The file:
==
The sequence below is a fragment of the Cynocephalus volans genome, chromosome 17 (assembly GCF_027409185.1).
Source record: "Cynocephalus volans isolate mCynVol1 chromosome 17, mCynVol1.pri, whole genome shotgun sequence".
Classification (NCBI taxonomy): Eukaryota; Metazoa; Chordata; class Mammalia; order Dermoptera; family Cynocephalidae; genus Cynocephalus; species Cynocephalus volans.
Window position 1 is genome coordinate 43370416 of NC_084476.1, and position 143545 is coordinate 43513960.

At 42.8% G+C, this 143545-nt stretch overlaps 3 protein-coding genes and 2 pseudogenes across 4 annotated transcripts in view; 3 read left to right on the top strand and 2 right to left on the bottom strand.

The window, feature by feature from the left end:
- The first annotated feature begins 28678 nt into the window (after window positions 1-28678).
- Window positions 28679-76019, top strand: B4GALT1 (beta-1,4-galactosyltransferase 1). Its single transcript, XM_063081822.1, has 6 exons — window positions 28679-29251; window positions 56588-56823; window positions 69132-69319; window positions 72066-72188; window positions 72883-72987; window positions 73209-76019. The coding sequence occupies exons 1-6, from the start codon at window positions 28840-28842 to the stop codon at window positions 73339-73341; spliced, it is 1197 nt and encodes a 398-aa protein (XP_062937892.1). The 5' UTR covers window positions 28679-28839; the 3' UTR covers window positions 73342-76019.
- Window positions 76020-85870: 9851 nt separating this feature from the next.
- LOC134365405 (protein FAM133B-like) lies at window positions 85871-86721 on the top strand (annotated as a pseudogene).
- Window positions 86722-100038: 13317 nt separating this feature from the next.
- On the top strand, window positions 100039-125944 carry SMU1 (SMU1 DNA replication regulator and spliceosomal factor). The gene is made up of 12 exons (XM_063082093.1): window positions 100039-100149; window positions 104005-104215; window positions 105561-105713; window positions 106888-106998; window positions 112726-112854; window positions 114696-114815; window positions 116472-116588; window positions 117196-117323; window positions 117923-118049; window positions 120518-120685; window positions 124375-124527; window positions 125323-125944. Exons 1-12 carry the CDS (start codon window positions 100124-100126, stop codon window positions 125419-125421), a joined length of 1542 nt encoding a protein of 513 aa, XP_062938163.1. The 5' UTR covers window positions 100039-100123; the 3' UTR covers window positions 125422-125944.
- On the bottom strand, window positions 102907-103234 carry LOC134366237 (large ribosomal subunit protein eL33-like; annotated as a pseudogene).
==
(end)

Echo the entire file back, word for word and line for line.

The sequence below is a fragment of the Cynocephalus volans genome, chromosome 17 (assembly GCF_027409185.1).
Source record: "Cynocephalus volans isolate mCynVol1 chromosome 17, mCynVol1.pri, whole genome shotgun sequence".
Classification (NCBI taxonomy): Eukaryota; Metazoa; Chordata; class Mammalia; order Dermoptera; family Cynocephalidae; genus Cynocephalus; species Cynocephalus volans.
Window position 1 is genome coordinate 43370416 of NC_084476.1, and position 143545 is coordinate 43513960.

At 42.8% G+C, this 143545-nt stretch overlaps 3 protein-coding genes and 2 pseudogenes across 4 annotated transcripts in view; 3 read left to right on the top strand and 2 right to left on the bottom strand.

The window, feature by feature from the left end:
- The first annotated feature begins 28678 nt into the window (after window positions 1-28678).
- Window positions 28679-76019, top strand: B4GALT1 (beta-1,4-galactosyltransferase 1). Its single transcript, XM_063081822.1, has 6 exons — window positions 28679-29251; window positions 56588-56823; window positions 69132-69319; window positions 72066-72188; window positions 72883-72987; window positions 73209-76019. The coding sequence occupies exons 1-6, from the start codon at window positions 28840-28842 to the stop codon at window positions 73339-73341; spliced, it is 1197 nt and encodes a 398-aa protein (XP_062937892.1). The 5' UTR covers window positions 28679-28839; the 3' UTR covers window positions 73342-76019.
- Window positions 76020-85870: 9851 nt separating this feature from the next.
- LOC134365405 (protein FAM133B-like) lies at window positions 85871-86721 on the top strand (annotated as a pseudogene).
- Window positions 86722-100038: 13317 nt separating this feature from the next.
- On the top strand, window positions 100039-125944 carry SMU1 (SMU1 DNA replication regulator and spliceosomal factor). The gene is made up of 12 exons (XM_063082093.1): window positions 100039-100149; window positions 104005-104215; window positions 105561-105713; window positions 106888-106998; window positions 112726-112854; window positions 114696-114815; window positions 116472-116588; window positions 117196-117323; window positions 117923-118049; window positions 120518-120685; window positions 124375-124527; window positions 125323-125944. Exons 1-12 carry the CDS (start codon window positions 100124-100126, stop codon window positions 125419-125421), a joined length of 1542 nt encoding a protein of 513 aa, XP_062938163.1. The 5' UTR covers window positions 100039-100123; the 3' UTR covers window positions 125422-125944.
- On the bottom strand, window positions 102907-103234 carry LOC134366237 (large ribosomal subunit protein eL33-like; annotated as a pseudogene).